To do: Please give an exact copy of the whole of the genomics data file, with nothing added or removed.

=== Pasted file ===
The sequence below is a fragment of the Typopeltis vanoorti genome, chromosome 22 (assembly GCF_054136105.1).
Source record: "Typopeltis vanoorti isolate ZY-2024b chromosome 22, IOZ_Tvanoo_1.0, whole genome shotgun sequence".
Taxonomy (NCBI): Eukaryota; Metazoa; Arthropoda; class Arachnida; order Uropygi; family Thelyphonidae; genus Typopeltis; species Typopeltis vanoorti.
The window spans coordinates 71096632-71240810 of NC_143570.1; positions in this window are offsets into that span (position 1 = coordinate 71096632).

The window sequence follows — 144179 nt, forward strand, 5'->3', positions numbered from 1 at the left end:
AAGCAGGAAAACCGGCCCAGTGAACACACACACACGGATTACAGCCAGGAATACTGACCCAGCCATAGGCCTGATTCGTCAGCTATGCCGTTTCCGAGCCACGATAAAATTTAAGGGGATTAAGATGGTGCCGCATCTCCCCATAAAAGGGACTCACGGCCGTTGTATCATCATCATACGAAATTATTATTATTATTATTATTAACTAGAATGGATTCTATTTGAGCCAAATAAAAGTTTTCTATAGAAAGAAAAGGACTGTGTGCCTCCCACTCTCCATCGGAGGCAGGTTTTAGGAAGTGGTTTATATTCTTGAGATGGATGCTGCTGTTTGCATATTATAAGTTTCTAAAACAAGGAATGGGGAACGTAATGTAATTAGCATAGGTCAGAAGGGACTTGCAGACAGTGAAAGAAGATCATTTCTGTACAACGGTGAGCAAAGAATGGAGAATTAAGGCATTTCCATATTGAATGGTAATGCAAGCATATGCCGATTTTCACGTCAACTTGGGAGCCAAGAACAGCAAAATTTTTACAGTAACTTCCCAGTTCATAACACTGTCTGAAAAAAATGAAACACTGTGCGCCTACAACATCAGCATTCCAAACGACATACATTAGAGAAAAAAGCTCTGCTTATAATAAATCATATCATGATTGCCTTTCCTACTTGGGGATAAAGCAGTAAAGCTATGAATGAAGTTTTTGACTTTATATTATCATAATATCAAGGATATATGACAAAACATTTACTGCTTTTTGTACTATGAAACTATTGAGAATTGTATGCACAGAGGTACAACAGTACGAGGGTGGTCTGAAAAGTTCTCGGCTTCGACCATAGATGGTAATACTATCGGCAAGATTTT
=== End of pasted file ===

The sequence below is a fragment of the Typopeltis vanoorti genome, chromosome 22 (assembly GCF_054136105.1).
Source record: "Typopeltis vanoorti isolate ZY-2024b chromosome 22, IOZ_Tvanoo_1.0, whole genome shotgun sequence".
Taxonomy (NCBI): Eukaryota; Metazoa; Arthropoda; class Arachnida; order Uropygi; family Thelyphonidae; genus Typopeltis; species Typopeltis vanoorti.
The window spans coordinates 71096632-71240810 of NC_143570.1; positions in this window are offsets into that span (position 1 = coordinate 71096632).

The window sequence follows — 144179 nt, forward strand, 5'->3', positions numbered from 1 at the left end:
AAGCAGGAAAACCGGCCCAGTGAACACACACACACGGATTACAGCCAGGAATACTGACCCAGCCATAGGCCTGATTCGTCAGCTATGCCGTTTCCGAGCCACGATAAAATTTAAGGGGATTAAGATGGTGCCGCATCTCCCCATAAAAGGGACTCACGGCCGTTGTATCATCATCATACGAAATTATTATTATTATTATTATTAACTAGAATGGATTCTATTTGAGCCAAATAAAAGTTTTCTATAGAAAGAAAAGGACTGTGTGCCTCCCACTCTCCATCGGAGGCAGGTTTTAGGAAGTGGTTTATATTCTTGAGATGGATGCTGCTGTTTGCATATTATAAGTTTCTAAAACAAGGAATGGGGAACGTAATGTAATTAGCATAGGTCAGAAGGGACTTGCAGACAGTGAAAGAAGATCATTTCTGTACAACGGTGAGCAAAGAATGGAGAATTAAGGCATTTCCATATTGAATGGTAATGCAAGCATATGCCGATTTTCACGTCAACTTGGGAGCCAAGAACAGCAAAATTTTTACAGTAACTTCCCAGTTCATAACACTGTCTGAAAAAAATGAAACACTGTGCGCCTACAACATCAGCATTCCAAACGACATACATTAGAGAAAAAAGCTCTGCTTATAATAAATCATATCATGATTGCCTTTCCTACTTGGGGATAAAGCAGTAAAGCTATGAATGAAGTTTTTGACTTTATATTATCATAATATCAAGGATATATGACAAAACATTTACTGCTTTTTGTACTATGAAACTATTGAGAATTGTATGCACAGAGGTACAACAGTACGAGGGTGGTCTGAAAAGTTCTCGGCTTCGACCATAGATGGTAATACTATCGGCAAGATTTT